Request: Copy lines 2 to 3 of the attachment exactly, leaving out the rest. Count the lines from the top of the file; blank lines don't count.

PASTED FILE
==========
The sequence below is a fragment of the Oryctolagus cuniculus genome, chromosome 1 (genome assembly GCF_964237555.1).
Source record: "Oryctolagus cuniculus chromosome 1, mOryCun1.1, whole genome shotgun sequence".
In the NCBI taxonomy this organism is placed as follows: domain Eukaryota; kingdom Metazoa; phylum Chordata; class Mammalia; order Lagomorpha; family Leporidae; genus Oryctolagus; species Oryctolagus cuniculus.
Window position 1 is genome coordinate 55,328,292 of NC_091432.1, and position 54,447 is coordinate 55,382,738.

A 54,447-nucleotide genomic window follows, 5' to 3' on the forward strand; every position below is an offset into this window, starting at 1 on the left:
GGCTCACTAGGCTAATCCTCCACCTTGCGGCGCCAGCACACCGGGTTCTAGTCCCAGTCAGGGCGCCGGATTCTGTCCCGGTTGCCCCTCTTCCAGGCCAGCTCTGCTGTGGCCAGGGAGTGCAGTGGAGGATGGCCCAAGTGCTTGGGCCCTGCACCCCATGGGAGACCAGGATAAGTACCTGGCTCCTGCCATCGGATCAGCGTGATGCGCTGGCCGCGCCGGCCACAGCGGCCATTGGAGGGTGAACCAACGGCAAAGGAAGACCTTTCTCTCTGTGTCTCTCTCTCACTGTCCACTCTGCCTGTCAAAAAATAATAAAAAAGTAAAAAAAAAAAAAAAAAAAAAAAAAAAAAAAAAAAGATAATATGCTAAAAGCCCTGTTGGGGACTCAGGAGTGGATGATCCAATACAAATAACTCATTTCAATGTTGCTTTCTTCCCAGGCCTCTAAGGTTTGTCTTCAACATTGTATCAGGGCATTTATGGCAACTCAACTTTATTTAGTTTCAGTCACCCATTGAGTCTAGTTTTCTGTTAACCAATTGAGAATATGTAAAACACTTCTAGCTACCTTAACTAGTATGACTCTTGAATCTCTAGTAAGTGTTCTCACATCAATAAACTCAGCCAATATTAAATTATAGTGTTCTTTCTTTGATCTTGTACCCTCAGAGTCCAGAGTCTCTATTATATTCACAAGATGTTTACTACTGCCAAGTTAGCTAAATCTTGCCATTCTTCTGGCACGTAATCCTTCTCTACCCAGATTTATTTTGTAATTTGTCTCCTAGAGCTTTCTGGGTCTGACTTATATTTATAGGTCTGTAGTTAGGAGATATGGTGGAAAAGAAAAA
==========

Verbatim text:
Source record: "Oryctolagus cuniculus chromosome 1, mOryCun1.1, whole genome shotgun sequence".
In the NCBI taxonomy this organism is placed as follows: domain Eukaryota; kingdom Metazoa; phylum Chordata; class Mammalia; order Lagomorpha; family Leporidae; genus Oryctolagus; species Oryctolagus cuniculus.